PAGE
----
Sunday, October 17, 2010

John Sculley, a refreshingly honest screwup

The blog Cult of Mac has an interview with former Pepsi salesman John Sculley in which he admits he was in over his head during his decade as Apple CEO of Apple Computer (1983-1993), as part of a larger interview praising the genius of Steve Jobs.

When I was writing the final draft of my dissertation almost exactly a decade ago, I credited Sculley with almost single-handedly destroying Apple. He lacked the technical skills and management abilities to make the operational decisions necessary to run the company, and then he doubled down when he named himself CTO in March 1990. As I wrote back in the summer of 2000:

Sculley was right in judging that this job was crucial to Apple’s innovation strategies. But he apparently did not consider how engineers would react to being led by a Wharton MBA whose previous job had been marketing soft drinks — let alone the possibility that he was technically over his head. As late as July 1992, when asked what he would have done differently, Sculley’s first response was that he would have become CTO even earlier:
I would have taken on the job of chief technology officer years ago. I wish I’d done that, and not waited so long. I should have done that probably when Steve Jobs left [in 1985]. The problem is, I didn’t know enough about the computer industry then, I’d only been in it a few years, and I’m not sure I could have succeeded at it then. But I waited too long on that one, and it should have been at least two years earlier (Yoffie 1992).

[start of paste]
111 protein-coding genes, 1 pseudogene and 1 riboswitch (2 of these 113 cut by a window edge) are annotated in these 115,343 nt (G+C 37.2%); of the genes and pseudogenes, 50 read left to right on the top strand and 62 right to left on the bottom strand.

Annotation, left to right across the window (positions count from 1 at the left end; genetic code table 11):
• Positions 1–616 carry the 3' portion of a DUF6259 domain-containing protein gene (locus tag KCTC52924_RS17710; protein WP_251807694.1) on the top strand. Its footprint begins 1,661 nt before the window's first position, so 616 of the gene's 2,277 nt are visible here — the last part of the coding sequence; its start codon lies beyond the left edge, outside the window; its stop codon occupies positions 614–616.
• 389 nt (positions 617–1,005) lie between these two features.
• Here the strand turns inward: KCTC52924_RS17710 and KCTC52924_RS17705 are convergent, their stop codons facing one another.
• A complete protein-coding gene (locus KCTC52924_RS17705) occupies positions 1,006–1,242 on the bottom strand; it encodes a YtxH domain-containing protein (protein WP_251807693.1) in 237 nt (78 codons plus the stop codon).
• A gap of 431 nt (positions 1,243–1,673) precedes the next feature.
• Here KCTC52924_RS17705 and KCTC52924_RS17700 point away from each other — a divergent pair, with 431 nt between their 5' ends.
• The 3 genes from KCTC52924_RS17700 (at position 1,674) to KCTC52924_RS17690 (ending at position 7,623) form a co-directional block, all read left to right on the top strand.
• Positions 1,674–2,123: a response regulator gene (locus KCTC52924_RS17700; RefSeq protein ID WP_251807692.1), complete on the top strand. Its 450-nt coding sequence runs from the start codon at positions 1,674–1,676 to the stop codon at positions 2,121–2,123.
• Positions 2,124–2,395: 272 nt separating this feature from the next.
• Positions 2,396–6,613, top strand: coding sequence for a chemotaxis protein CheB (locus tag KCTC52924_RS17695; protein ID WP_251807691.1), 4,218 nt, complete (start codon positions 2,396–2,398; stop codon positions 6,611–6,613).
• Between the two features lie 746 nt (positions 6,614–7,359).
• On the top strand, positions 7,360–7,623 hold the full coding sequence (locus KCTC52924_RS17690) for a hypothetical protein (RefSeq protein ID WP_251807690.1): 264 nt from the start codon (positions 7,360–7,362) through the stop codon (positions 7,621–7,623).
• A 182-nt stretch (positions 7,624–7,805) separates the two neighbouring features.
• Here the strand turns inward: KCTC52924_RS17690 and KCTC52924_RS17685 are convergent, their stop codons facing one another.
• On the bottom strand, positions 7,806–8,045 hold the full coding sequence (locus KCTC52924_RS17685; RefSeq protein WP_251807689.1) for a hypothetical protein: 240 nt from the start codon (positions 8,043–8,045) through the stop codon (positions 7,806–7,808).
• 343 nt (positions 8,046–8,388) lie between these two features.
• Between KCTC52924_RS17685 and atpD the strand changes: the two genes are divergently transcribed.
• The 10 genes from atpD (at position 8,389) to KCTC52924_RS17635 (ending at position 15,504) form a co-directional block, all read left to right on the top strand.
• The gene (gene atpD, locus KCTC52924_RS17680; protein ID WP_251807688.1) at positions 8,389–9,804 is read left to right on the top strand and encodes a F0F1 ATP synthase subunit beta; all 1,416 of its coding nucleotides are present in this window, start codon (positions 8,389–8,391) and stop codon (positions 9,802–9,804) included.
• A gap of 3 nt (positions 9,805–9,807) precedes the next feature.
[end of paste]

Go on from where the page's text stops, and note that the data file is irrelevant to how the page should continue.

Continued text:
Sculley’s tenure as chief technical officer brought disaster, not only with the money wasted on unused technologies, but also the opportunity cost of technologies not developed and the hemorrhaging of invaluable software engineers.
Perhaps the biggest mistake was as CTO he encouraged most of the best software engineers to go to the “pink” team and then on to Taligent — while others left for General Magic — working on products that never shipped and with most never returning to Apple.

High Stakes, No Prisoners: A Winner's Tale of Greed and Glory in the Internet WarsIn his 1999 book, former Apple consultant (later FrontPage entrepreneur) Charles Ferguson wrote:
I had seen John Sculley up close as he wrecked Apple. Sculley was a reasonably smart, charming man. But he had an enormous ego, he knew virtually nothing about technology, and he was competing against Bill Gates, who was obviously much smarter, tougher, and more committed. Watching Sculley go up against Gates was rather like watching a rich playboy who was ordering his yacht to attack a carrier battle group.
In the recent Cult of Mac interview, Sculley makes it clear that he didn’t know how much he didn’t know:
I didn’t know really anything about computers nor did any other people in the world at that time. This was at the beginning of the personal computer revolution, but we both believed in beautiful design and Steve in particular felt that you had to begin design from the vantage point of the experience of the user.